In 2013, 9.6 percent of vehicles in all fatal auto crashes within the state of Georgia were large trucks, according to the National Highway Traffic Safety Administration. The average for the U.S. was 8.7 percent, meaning that Georgia has a slightly higher than average level of danger presented by large commercial traffic. The reason large vehicles, such as 75-foot-long 18-wheelers, are so dangerous is that there is a lack of visibility and maneuverability. And in relation to normal passenger cars, pickup trucks, SUVs, and vans, large commercial vehicles travel slowly, weigh considerably more, take longer to slow down, and lack the same type of control around corners and steep declines. Because of all these reasons, collisions between these commercial vehicles and personal cars are all too common. If you or a loved one were injured in a Georgia collision involving a commercial vehicle of any type, you may be entitled to damages to pay for medical bills, pain and suffering, lost wages, and property damage.
The Severity of Commercial Vehicle Collisions
In almost every single scenario, the passengers of normal, privately owned passenger cars fare much worse than the occupants of large commercial vehicles. In fact, according to the Insurance Institute for Highway Safety, ten fatalities occur every day due to large truck collisions. On top of the immense size discrepancy between private and commercial vehicles, professional drivers are often sleep deprived, which can impair driving ability to the same levels seen in illegal blood alcohol contents.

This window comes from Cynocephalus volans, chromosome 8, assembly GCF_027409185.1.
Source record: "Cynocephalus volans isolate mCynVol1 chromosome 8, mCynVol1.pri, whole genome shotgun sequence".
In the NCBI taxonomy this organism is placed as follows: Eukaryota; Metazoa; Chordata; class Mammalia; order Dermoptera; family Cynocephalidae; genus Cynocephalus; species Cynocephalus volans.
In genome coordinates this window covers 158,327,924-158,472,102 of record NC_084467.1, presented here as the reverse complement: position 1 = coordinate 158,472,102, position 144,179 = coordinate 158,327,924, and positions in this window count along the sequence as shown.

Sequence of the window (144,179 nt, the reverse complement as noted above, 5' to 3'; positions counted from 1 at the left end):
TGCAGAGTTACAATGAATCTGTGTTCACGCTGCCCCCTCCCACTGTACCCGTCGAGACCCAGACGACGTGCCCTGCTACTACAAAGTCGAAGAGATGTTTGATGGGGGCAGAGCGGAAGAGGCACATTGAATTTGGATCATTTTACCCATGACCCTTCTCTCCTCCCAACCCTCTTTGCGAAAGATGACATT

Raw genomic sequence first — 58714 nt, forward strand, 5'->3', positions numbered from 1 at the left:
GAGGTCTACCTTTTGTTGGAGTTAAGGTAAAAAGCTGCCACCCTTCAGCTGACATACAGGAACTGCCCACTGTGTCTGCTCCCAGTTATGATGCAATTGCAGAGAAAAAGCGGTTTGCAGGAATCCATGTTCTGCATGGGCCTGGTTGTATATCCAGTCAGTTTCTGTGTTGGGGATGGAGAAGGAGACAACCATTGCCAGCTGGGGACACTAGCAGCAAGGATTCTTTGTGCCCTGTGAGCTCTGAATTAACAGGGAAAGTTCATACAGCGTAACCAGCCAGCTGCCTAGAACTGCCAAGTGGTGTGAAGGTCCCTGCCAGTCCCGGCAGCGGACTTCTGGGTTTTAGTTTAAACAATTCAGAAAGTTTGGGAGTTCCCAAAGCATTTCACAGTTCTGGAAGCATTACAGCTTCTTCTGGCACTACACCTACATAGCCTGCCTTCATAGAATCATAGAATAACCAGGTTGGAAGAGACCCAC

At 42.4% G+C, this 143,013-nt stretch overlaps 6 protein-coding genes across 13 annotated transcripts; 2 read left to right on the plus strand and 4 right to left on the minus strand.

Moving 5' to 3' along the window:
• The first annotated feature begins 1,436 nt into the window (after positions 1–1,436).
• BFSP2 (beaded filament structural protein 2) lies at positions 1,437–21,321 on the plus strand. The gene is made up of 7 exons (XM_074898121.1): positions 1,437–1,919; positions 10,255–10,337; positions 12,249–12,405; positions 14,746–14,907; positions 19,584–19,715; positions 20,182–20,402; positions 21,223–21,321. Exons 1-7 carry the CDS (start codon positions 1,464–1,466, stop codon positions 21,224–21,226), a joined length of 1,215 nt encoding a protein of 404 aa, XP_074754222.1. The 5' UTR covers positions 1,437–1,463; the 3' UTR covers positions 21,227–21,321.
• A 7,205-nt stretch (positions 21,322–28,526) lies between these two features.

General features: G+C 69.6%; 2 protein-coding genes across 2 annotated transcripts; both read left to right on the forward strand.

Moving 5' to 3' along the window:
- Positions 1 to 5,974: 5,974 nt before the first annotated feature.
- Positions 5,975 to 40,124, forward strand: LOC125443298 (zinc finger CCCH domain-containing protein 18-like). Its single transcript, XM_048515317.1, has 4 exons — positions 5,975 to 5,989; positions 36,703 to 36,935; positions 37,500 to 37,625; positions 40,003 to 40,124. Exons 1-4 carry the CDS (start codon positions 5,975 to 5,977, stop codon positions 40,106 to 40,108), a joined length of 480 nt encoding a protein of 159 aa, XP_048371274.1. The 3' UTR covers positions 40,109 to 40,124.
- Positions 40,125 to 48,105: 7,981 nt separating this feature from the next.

Ascribing Liability Is a Complex Matter in Commercial Vehicle Collisions
Due to the sometimes catastrophic nature of large commercial vehicle accidents, such as a rollover on a busy freeway, there may be multiple parties affected. As such, hiring an experienced attorney is vital in large truck accidents. Furthermore, the matter of ascribing liability becomes more complex as well, due to the number of possible liable parties. A collision may be the fault of the driver if the accident occurred due to speeding, swerving, drowsy driving, distracted driving from the use of electronics, failing to yield, or improper merging. In fact, chances may be that liability may be placed upon the trucking company in the likely event that the driver is employed one. The law of respondeat superior holds the employer liable for the negligence of their employees. However, if the driver was an independent contractor, they would be held liable themselves. If the accident occurred due to loose cargo or improper loading, the trucking company, the company that loaded the truck, or the company that shipped it may be held liable. In the event that the accident was the result of faulty engineering or design, the manufacturer or designer may be held liable.
The Law Offices of Roger Ghai are Here to Help
If you or a loved one were injured in a Georgia commercial vehicle accident, give the Law Offices of Roger Ghai, P.C. a call today at 770-792-1000 to discuss your legal options for compensation.